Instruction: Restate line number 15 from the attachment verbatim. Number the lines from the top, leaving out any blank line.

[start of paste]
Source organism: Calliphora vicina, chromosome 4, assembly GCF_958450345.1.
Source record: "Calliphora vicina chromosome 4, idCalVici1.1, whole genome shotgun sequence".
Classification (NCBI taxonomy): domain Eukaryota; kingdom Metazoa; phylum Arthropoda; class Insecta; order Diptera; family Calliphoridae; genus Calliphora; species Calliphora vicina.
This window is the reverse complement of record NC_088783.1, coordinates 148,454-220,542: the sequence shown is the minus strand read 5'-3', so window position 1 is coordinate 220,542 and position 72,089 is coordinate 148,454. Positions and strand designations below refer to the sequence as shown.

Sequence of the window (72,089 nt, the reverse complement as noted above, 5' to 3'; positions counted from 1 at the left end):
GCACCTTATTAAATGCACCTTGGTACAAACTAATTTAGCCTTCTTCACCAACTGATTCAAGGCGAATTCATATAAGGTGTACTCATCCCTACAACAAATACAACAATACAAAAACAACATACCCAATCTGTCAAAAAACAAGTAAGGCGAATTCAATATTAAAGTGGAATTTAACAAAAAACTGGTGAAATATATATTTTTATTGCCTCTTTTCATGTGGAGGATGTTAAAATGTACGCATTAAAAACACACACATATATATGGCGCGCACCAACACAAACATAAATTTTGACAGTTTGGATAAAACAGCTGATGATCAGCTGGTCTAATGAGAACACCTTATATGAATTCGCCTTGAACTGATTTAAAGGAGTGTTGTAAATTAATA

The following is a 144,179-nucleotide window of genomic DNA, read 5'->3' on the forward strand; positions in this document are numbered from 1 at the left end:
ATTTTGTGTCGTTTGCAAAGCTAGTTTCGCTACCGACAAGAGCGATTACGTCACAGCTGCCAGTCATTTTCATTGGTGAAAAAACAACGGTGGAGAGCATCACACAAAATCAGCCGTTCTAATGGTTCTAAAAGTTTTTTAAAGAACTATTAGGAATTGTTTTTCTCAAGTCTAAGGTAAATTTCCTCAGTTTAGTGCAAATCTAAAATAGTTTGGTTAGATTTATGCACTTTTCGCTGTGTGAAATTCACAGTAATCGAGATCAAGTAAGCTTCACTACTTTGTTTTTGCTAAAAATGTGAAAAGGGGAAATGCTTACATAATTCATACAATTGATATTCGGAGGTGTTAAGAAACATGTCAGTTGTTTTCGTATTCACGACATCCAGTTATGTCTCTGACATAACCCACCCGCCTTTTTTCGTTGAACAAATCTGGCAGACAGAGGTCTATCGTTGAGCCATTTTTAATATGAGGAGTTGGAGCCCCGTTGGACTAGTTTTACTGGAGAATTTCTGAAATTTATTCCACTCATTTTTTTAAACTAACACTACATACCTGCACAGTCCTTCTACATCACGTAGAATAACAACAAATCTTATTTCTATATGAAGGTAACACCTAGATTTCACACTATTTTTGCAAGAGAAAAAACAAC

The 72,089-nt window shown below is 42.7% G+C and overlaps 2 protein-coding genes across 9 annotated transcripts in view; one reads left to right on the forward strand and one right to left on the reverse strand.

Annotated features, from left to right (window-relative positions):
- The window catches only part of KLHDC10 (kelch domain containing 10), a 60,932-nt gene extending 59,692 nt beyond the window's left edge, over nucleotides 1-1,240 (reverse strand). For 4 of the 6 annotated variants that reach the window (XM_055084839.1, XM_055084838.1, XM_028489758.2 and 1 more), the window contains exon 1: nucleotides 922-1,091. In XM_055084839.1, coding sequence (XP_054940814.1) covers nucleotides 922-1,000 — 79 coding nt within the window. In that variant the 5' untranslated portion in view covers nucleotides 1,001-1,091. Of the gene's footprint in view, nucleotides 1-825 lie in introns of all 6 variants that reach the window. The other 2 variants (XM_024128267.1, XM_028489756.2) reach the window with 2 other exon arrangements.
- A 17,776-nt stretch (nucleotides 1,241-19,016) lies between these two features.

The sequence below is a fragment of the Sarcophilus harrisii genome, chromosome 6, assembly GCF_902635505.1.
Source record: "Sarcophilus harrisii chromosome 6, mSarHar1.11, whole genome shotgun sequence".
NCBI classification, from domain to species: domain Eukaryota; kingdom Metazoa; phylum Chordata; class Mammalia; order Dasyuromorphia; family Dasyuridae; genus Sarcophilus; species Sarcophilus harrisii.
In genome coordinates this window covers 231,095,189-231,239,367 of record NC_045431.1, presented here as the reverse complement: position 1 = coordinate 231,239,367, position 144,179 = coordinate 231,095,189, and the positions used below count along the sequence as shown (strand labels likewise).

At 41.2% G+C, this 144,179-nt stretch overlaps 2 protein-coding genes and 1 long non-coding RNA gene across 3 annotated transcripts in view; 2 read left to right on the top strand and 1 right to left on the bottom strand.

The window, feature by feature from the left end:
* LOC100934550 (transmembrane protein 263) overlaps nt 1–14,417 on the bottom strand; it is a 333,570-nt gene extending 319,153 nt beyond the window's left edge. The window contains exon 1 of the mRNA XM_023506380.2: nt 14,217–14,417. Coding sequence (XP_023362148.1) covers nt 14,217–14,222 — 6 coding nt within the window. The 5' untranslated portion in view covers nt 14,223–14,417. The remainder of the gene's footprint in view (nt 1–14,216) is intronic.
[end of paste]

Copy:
NCBI classification, from domain to species: domain Eukaryota; kingdom Metazoa; phylum Chordata; class Mammalia; order Dasyuromorphia; family Dasyuridae; genus Sarcophilus; species Sarcophilus harrisii.